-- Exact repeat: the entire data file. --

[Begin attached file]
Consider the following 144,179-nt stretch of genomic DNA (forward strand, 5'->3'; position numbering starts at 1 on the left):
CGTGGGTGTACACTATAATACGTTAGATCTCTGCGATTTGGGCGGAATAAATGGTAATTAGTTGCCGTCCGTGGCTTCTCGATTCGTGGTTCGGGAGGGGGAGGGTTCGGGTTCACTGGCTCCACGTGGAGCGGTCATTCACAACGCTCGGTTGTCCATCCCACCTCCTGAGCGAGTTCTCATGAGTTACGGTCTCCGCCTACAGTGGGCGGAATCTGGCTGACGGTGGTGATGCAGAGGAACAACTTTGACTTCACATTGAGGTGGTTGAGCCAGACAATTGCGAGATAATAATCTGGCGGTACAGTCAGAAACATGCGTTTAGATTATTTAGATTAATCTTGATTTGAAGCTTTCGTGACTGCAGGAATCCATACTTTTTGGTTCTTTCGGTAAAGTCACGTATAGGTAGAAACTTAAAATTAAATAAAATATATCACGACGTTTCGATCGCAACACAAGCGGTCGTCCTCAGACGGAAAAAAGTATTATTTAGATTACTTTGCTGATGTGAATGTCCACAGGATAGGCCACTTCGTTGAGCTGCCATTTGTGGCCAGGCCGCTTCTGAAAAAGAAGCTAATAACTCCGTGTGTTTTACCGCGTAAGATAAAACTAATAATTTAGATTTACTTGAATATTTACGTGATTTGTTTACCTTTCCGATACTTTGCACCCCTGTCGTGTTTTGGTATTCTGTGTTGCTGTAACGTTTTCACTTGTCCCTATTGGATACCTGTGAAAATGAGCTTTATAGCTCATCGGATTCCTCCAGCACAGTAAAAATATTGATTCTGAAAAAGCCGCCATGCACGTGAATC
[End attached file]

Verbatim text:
Consider the following 144,179-nt stretch of genomic DNA (forward strand, 5'->3'; position numbering starts at 1 on the left):
CGTGGGTGTACACTATAATACGTTAGATCTCTGCGATTTGGGCGGAATAAATGGTAATTAGTTGCCGTCCGTGGCTTCTCGATTCGTGGTTCGGGAGGGGGAGGGTTCGGGTTCACTGGCTCCACGTGGAGCGGTCATTCACAACGCTCGGTTGTCCATCCCACCTCCTGAGCGAGTTCTCATGAGTTACGGTCTCCGCCTACAGTGGGCGGAATCTGGCTGACGGTGGTGATGCAGAGGAACAACTTTGACTTCACATTGAGGTGGTTGAGCCAGACAATTGCGAGATAATAATCTGGCGGTACAGTCAGAAACATGCGTTTAGATTATTTAGATTAATCTTGATTTGAAGCTTTCGTGACTGCAGGAATCCATACTTTTTGGTTCTTTCGGTAAAGTCACGTATAGGTAGAAACTTAAAATTAAATAAAATATATCACGACGTTTCGATCGCAACACAAGCGGTCGTCCTCAGACGGAAAAAAGTATTATTTAGATTACTTTGCTGATGTGAATGTCCACAGGATAGGCCACTTCGTTGAGCTGCCATTTGTGGCCAGGCCGCTTCTGAAAAAGAAGCTAATAACTCCGTGTGTTTTACCGCGTAAGATAAAACTAATAATTTAGATTTACTTGAATATTTACGTGATTTGTTTACCTTTCCGATACTTTGCACCCCTGTCGTGTTTTGGTATTCTGTGTTGCTGTAACGTTTTCACTTGTCCCTATTGGATACCTGTGAAAATGAGCTTTATAGCTCATCGGATTCCTCCAGCACAGTAAAAATATTGATTCTGAAAAAGCCGCCATGCACGTGAATC